We decided, through much deliberation and notebook entries to remove our track lift and add rubberband rollers to our existing backboard/hood(See 2 below)/intakes. We removed the entire track lift and retrofitted rubberband rollers onto it. We got lucky and it worked surprisingly well. We realized:

One major benefit of individual rubber band rollers: They don’t all have to go the same speed. Because of this, We could spin our top roller unreasonably fast. 1800 rpm lol. With our top roller going so fast, all we needed to do to score a ball was push a ball into the top roller. Everything else was inconsequential to whether or not we got far enough. This system could launch a ball several feet it was far more than we needed.

This new robot was heads and tails above our track bot. Had we stayed with our original design our robot would have never amounted to anything.

In conclusion to my ramblings, redesigning is a necessary step of the engineering design process. But, you need to plan ahead to bring your best competition to a tournament. You never have unlimited time and redesigns take time. Based on your question, maybe you could be putting a bit more planning into each redesign. your notebook is your friend; use it. if you are planning out each new design enough then your decision to redesign is logical. Just make sure you are putting sufficient thought into the design before you build it


  1. Intakes:
    Our intakes went through constant redesigns. Literally almost every week we changed them. We went from long tracks to track rollers (loops of tank tread upgrade flaps around a single sprocket) to combinations of these. One of the good ideas was to layer two rollers. We placed track rollers on the end of the intakes and various wheels above and behind the front roller. Our intakes fold in rather than out. (yes I know this is technically inferior but It was easier and just good enough.) Placing the intakes in this way allowed them to “mesh” into each other, saving lots of space. Our final (I am writing this over Christmas vacation after MI high schools have been shut down for 2 months and an abrupt pause to our season) We replaces our track rollers with flex wheels (3in, 30A) and the rear rollers (No wheels were big enough) with 4in stacky wheels wrapped in foam mesh to make them bigger, more compliant and grippy.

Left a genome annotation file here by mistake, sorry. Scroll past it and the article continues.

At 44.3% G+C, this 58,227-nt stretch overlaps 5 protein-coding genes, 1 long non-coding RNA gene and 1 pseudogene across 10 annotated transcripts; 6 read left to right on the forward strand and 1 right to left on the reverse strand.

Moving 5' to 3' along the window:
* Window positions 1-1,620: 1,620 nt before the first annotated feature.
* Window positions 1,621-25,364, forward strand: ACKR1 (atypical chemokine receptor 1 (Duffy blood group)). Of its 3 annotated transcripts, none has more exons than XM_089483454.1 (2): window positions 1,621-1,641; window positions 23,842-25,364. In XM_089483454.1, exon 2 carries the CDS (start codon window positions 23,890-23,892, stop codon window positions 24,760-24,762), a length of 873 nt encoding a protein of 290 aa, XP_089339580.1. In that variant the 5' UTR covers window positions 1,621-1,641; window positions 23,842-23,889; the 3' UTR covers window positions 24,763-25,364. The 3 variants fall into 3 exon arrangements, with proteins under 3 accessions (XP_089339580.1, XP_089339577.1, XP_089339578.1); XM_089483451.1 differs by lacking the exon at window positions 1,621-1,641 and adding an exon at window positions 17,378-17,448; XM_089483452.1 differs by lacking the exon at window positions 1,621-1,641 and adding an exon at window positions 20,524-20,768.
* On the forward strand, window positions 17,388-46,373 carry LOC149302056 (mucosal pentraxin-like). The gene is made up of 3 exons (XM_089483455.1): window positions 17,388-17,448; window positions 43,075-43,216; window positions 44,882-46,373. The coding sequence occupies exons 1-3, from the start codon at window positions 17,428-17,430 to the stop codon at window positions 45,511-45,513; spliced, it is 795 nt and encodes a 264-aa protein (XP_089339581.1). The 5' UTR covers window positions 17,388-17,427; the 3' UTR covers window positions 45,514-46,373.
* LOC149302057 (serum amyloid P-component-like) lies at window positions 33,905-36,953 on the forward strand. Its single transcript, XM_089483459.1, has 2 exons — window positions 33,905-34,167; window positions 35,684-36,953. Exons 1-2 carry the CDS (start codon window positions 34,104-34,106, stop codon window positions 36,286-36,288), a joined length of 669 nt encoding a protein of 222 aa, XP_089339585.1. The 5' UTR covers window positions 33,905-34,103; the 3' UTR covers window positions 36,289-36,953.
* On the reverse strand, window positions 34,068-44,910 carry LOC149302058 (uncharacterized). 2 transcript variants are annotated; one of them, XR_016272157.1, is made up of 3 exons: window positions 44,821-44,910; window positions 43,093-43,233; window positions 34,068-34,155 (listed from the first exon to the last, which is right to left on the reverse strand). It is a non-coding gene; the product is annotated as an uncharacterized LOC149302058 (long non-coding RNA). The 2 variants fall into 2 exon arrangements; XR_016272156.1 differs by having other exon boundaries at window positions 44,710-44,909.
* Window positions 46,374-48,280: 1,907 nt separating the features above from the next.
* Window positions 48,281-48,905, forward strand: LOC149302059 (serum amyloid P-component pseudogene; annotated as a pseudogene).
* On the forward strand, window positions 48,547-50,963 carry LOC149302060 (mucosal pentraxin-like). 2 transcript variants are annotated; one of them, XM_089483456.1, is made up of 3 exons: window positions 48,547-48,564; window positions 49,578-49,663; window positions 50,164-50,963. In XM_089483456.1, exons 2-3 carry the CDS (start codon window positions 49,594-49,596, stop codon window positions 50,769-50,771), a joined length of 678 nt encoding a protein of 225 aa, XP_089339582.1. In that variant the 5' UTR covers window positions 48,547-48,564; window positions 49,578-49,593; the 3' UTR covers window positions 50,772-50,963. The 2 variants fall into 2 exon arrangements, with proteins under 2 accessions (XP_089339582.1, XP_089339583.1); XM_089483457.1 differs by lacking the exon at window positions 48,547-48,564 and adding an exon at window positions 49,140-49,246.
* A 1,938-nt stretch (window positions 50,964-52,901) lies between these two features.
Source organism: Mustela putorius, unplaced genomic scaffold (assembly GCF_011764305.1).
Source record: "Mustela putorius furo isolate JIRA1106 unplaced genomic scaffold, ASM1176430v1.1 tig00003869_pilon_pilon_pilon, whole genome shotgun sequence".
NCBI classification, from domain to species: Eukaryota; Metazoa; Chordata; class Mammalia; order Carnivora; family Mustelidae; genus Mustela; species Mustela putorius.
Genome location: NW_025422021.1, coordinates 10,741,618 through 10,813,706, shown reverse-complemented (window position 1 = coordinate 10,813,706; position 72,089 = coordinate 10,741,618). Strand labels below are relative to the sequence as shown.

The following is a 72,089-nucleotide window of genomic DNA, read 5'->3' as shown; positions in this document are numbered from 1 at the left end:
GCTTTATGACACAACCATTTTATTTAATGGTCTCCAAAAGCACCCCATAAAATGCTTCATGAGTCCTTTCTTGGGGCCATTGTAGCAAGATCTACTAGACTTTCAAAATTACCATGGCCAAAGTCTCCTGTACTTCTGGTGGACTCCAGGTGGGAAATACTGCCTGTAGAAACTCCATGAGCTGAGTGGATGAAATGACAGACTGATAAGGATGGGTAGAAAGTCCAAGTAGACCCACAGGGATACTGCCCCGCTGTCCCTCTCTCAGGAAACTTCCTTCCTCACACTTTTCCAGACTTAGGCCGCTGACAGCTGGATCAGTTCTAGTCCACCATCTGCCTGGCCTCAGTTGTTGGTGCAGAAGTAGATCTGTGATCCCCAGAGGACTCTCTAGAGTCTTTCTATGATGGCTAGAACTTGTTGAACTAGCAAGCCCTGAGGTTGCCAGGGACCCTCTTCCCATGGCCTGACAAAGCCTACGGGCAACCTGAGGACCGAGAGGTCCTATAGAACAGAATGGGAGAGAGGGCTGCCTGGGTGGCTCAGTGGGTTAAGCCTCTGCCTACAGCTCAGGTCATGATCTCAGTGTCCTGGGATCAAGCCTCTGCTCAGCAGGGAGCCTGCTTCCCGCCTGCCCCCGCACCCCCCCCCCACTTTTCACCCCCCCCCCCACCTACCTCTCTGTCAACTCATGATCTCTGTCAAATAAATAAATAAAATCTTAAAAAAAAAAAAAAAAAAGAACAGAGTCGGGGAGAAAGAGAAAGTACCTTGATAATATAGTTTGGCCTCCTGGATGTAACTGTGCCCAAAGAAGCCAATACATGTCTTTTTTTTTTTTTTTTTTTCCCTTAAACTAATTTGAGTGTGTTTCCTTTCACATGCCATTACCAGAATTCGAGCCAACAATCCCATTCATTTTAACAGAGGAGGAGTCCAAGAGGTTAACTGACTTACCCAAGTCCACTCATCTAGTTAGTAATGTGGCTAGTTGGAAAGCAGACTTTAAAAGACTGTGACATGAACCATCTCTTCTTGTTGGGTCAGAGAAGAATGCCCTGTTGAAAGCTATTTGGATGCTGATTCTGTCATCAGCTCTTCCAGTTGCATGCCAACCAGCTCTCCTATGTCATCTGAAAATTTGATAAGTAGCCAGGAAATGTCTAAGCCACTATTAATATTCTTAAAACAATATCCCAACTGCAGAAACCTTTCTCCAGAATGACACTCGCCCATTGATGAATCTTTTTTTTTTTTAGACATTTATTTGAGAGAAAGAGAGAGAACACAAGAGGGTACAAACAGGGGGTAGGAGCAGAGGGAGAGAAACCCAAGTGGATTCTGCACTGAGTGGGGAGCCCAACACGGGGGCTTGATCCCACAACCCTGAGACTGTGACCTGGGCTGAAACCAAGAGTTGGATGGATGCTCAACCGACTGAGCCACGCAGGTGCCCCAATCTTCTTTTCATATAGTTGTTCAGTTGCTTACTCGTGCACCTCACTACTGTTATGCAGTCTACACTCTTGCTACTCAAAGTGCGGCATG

2. backboard/hood:
    One of my team’s best ideas this season was a telescoping hood. (Yes I know other people have done this but I’m pretty sure we came up with it too.) We had a backboard made out of turning point flags (1/8" Lexan) that bends from vertical at the back of our robot to a slope at the bottom near the intakes. Then, we had a sheet of 16" Lexan from Robosource (That I ordered by accident trying to get 18") This sheet was half the thickness and thus was very flexible. This thin sheet (henceforth referred to as the hood) nests inside the backboard and can “telescope” in and out. We spring-loaded it open so it would snap up. To keep it down, we attached a tether made of rubber bands to the hood, pulled it around a standoff to pull it in the right direction, and connected it to a sprocket attached to the lift so that when the lift spun forward, it would release the rubber band tether and the hood would snap upwards and open.

I wonder if anyone actually read all this lol


In my personal experience, we have only built 2-3 robots each season depending on how bad our first was. I would say that if your robot is consistently improving, then it’s fine. We have a saying, “Take the best, invent the rest.” I always take that into consideration while rebuilding.

On the other hand, as @Connor says, practice is important. When building that many robots, you probably don’t get adequate practice time.


That’s another really good point. I try (And I’m usually somewhat successful) to leave around 2 weeks (We practice 2x a week) before each tournament to practice driving and to debug autonomous. That time is really important to compete well.